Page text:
Academic journal article Boston College Journal of Law & Social Justice

One Mortgage: A Model of Success for Low-Income Homeownership

Academic journal article Boston College Journal of Law & Social Justice

One Mortgage: A Model of Success for Low-Income Homeownership

Article excerpt


In 1968, elected officials and bankers in Boston designed a mortgage program in the wake of the urban rioting that followed the assassination of Reverend Martin Luther King. It was called Boston Banks Urban Renewal Group, or B-BURG, and the legacy of that program is one of foreclosure, redlining, and blockbusting. "Drive-by" home inspections, 100% govern ment guarantees, lack of community input, and no down payments were just some of the problems that plagued the program from the outset and led to record foreclosure rates in just a few years, as detailed in the book The Death of an American Jewish Community: A Tragedy of Good Intentions. (Levine & Harmon 1992).

Some twenty years later, most banks had become wary of inner-city mortgage lending and had largely stayed away from engaging in Boston's communities of color. Mortgage lending suffered and bank branches were closed in the communities that needed them most. (Dreier 1991, 18-19). Eventually, a 1989 study by the Federal Reserve Bank of Boston was leaked to the press, and found a pattern of racial bias in Boston's mortgage lending over the intervening period that could not be explained by income, credit history, or other legitimate loan underwriting factors. (Munnell et al. 1992, 50-51).

In response to public outcry and a community-led campaign about the Federal Reserve study, representatives from the Massachusetts Housing Partnership (MHP), the Massachusetts Bankers Association, the Commonwealth of Massachusetts, the City of Boston, the Massachusetts Affordable Housing Alliance (MAHA), and other community advocacy groups began meeting to find common ground and potential solutions. This working group, informed by regular feedback from potential first-time homebuyers, focused on designing a mortgage product that would promote responsible new underwriting standards for inner-city properties. It sought to address common barriers to low-income, first-time homeownership, particularly high minimum down payments and costly private mortgage insurance.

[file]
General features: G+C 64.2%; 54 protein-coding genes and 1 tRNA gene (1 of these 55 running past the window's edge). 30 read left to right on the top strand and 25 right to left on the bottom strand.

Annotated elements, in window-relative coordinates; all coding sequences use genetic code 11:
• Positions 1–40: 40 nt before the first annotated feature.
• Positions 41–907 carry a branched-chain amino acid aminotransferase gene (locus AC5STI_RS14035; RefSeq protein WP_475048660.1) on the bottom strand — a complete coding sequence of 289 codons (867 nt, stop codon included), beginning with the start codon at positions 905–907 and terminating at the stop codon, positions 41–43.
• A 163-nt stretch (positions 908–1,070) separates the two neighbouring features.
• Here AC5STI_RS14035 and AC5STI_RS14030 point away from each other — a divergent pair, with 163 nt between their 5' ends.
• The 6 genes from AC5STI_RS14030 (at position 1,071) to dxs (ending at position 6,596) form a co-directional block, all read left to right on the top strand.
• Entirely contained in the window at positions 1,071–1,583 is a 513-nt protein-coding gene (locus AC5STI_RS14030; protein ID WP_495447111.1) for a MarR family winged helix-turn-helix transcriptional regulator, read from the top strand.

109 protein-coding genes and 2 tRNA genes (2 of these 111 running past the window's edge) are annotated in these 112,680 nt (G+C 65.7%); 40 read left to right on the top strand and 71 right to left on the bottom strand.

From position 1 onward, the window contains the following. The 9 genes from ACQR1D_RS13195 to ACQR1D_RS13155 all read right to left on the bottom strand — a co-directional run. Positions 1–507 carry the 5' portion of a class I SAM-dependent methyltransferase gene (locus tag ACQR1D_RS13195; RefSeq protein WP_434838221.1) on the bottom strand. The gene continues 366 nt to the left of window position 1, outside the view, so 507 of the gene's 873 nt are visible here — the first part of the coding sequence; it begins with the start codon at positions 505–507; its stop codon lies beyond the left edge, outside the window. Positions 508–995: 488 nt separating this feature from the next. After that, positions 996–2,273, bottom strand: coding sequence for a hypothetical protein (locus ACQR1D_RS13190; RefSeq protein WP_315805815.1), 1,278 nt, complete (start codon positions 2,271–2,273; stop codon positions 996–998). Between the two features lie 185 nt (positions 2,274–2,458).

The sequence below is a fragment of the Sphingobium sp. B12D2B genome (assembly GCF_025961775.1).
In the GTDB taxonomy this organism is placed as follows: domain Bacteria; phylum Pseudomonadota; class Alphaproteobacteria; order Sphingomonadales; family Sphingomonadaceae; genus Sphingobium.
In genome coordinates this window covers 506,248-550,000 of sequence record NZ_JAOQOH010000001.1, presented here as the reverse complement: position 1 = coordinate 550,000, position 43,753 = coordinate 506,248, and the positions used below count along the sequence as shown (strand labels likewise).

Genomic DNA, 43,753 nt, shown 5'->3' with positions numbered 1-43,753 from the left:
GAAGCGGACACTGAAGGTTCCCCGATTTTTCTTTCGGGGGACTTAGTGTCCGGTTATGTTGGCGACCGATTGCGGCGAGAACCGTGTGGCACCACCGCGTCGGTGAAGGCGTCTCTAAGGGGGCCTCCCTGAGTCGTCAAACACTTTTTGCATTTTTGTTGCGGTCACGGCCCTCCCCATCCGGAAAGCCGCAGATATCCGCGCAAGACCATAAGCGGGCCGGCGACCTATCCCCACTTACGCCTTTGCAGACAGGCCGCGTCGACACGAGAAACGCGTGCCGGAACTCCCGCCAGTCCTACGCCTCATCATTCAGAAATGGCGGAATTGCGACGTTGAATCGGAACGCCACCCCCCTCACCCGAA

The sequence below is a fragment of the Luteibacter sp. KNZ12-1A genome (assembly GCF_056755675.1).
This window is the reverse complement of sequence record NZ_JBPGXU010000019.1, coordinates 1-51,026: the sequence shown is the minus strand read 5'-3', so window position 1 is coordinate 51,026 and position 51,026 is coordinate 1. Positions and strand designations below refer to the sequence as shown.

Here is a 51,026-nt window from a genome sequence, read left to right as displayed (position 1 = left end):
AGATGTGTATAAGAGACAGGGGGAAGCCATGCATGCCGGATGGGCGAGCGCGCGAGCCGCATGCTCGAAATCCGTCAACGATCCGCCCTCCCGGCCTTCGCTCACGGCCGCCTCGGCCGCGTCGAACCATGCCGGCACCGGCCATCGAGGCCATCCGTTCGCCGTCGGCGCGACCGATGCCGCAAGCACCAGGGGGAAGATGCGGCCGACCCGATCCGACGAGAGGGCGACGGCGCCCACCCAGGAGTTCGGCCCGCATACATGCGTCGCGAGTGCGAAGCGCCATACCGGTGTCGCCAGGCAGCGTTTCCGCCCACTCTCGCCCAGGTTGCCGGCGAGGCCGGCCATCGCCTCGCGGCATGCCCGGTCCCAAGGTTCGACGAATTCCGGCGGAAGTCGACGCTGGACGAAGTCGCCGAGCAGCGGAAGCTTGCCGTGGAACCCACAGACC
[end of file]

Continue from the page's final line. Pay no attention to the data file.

The process resulted in the SoftSecond Loan Program, a collaborative program between the banking industry and state government. SoftSecond was initially launched as a pilot program in Boston in 1991 and expanded statewide in 1992 to ensure that mortgage lending would be available on reasonable terms to traditionally underserved borrowers and neighborhoods. The program operated with few changes through 2013 when MHP launched SoftSecond's successor, the ONE Mortgage program. ONE Mortgage maintained the same features that made SoftSecond so affordable, discussed in detail in Sections II and III below, and simplified the structure of the loan, enabling more lenders to participate.

Since the program's inception, it has served over 5,000 first-time homebuyers in the City of Boston and nearly 20,000 first-time homebuyers statewide. Two-thirds of the loans in Boston support home purchases by households of color, and half of the loans statewide support households of color. The program is administered by MHP, which oversees loan origination by participating lenders, and support services are delivered by homebuyer education and counseling partner agencies.

The program also has two other "owners"-the lenders themselves who originate, hold, and, in most cases, service the loans, and the community organizations, led by MAHA and its Homeownership Action Network, which work to encourage lender participation and increase the impact of the program across the state. This unique buy-in from three sectors-public, private and non-profit-contributes to the staying power of the program. There is no other multi-bank affordable mortgage lending program with the scale and duration of the ONE Mortgage Program anywhere else in the country.


Under the Community Reinvestment Act (CRA) and its Massachusetts counterpart, banks have an obligation to reinvest in the communities where they do business. …

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